I liked the idea of this toy - neuro feedback is a fascinating subject, and what's more, controlling things with your mind is (as any boy-with-toys will tell you) a cool idea! Any toy that encourages a child, even a big one, to be mindful rather than violent, and develop some more concentration has to get my vote of approval.
Opening the box up my first impression was that this thing is smaller than I expected. Look at the "sphere" and if you remember that it's actually just a ping-pong ball, you'll see the real dimensions. Clever marketing shots and the kid in the picture make it seem bigger. Assembling the parts and getting it up and running was easy, though be warned, it takes a vast number of expensive batteries, and although it has a facility for a mains power unit, none is supplied. A trip to Tandy for a variable PSU (which includes a variety of connectors) will sort you out for that though. The headset can be altered rather like headphones, and can fit any sized head from child to adult. It too needs batteries, plus a small electrical screwdriver to undo covers - this toy needs planning if you want to avoid the disappointment of an unuseable toy on arrival! I suggest adult assistance for anyone of primary school age.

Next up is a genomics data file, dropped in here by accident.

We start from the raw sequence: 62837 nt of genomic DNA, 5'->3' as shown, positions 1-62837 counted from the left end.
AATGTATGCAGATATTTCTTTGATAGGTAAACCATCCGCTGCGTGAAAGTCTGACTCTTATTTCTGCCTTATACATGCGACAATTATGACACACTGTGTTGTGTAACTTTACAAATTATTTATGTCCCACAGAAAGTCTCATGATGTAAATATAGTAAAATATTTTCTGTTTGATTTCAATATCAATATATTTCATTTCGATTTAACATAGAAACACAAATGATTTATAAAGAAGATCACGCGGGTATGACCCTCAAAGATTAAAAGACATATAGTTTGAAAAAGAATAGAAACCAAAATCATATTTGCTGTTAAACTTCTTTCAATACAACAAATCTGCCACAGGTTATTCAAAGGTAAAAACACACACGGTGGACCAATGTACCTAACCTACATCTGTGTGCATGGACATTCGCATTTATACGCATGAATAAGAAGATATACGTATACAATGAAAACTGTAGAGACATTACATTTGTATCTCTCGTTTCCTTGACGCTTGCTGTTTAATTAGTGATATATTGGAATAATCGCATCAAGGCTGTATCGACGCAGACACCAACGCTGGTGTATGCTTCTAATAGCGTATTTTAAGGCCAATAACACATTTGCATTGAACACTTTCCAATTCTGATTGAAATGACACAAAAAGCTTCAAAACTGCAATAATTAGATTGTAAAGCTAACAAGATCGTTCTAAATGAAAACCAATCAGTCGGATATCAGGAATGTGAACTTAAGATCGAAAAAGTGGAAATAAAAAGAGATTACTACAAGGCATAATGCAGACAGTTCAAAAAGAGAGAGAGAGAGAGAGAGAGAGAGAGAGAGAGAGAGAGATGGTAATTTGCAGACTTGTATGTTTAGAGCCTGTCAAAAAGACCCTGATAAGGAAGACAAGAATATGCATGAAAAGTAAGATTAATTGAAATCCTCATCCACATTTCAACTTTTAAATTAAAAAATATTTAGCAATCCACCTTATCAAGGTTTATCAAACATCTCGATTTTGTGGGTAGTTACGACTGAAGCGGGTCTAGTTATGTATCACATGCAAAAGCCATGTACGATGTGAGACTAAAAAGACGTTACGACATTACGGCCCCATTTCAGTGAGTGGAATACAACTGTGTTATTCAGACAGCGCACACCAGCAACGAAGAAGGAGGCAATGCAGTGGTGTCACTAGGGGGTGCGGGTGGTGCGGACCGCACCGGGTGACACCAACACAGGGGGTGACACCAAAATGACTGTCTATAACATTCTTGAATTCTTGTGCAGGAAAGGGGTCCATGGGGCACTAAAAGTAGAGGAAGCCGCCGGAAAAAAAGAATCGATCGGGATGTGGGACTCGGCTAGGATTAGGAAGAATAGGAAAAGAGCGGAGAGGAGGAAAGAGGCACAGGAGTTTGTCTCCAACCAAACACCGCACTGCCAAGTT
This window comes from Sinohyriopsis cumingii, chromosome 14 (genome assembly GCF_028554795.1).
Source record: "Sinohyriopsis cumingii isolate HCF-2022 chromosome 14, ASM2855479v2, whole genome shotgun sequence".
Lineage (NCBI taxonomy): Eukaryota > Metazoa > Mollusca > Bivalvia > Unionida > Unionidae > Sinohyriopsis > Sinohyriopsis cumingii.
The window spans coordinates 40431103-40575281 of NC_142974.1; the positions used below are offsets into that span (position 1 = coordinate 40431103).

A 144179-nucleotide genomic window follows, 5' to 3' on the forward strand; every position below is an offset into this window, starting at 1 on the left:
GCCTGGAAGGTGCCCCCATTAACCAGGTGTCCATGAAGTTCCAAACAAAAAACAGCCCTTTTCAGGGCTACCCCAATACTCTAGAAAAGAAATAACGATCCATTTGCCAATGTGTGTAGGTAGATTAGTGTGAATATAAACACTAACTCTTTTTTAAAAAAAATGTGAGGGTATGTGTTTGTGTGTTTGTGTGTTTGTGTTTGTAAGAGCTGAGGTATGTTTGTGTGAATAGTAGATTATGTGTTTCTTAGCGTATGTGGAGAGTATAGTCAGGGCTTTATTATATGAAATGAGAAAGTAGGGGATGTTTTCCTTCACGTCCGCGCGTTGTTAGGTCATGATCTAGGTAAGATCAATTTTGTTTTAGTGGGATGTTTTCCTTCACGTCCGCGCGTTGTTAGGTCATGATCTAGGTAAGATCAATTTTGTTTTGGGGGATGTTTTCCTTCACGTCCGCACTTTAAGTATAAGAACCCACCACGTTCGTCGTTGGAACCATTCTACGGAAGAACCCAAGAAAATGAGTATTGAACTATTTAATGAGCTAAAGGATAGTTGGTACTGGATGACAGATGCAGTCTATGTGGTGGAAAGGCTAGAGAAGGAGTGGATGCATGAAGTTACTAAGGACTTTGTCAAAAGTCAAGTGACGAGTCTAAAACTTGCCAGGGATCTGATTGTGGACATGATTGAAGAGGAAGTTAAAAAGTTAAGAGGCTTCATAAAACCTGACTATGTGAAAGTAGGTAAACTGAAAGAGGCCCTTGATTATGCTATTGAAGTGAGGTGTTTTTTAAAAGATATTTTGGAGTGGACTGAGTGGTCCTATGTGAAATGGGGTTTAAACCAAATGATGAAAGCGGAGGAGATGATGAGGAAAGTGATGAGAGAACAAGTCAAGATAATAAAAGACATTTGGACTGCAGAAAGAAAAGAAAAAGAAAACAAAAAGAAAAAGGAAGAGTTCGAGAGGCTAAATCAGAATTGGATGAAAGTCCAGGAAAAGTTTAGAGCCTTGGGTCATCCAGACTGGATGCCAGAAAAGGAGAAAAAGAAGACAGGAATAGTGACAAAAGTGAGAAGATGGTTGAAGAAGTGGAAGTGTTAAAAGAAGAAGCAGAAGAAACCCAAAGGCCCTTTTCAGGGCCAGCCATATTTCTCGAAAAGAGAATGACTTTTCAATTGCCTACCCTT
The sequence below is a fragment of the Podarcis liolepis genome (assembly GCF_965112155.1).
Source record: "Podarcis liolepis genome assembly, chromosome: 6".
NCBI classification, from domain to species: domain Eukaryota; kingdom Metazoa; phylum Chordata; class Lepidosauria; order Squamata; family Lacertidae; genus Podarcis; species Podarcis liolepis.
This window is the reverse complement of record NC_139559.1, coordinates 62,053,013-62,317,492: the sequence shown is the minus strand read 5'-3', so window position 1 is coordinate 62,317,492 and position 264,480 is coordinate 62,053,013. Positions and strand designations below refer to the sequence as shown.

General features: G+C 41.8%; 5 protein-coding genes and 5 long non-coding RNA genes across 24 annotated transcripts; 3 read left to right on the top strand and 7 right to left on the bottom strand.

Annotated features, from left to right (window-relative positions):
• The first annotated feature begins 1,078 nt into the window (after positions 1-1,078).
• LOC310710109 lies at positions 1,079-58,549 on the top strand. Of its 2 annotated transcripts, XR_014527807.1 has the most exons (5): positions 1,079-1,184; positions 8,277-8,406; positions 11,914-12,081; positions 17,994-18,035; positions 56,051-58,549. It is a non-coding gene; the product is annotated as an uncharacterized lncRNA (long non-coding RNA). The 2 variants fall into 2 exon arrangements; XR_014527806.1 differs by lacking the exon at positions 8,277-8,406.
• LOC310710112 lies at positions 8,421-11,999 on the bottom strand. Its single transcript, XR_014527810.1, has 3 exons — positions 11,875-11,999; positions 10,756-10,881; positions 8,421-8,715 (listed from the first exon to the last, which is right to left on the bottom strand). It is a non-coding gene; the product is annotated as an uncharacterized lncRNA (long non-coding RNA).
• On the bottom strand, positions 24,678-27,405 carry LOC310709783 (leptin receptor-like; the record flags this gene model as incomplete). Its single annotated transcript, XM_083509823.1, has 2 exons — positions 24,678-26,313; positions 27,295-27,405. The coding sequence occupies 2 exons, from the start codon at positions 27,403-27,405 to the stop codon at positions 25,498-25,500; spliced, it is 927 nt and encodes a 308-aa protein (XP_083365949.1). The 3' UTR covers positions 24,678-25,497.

Initially I was impressed with the performance. Yes, if I concentrated it really did seem to make the ping pong ball - sorry, sphere - rise and hover around the middle line directed. The unit has sound effects and Yoda speaks to you, giving words of encouragement and praise when you get the hang of it. I found myself getting quite into this miracle toy!
Then, quite by chance I had to answer the phone mid session. My lapse of concentration made no difference! So I did a few experiments and tried talking, singing, reading a book - everything the instructions say you must avoid if you wish to succeed and become a Jedi Master. It made no difference. The ball kept on hovering up and down, sometimes accurate sometimes not quite, just as if being controlled by the mind of an invisible Jedi. Yoda kept right on instructing and giving praise too.
So it left me with one inevitable conclusion: most of what goes on with this toy is pre-programmed, and involves no great skill or input. Hardly surprising I guess, when real neuro feedback devices cost several thousand pounds each. The illusion was shattered for me, and it became an onnoying waste of time. I returned it whence it came.
Be aware of what this actually is before you buy - if you're happy with an illusion, go ahead. If not, you might want to look elsewhere.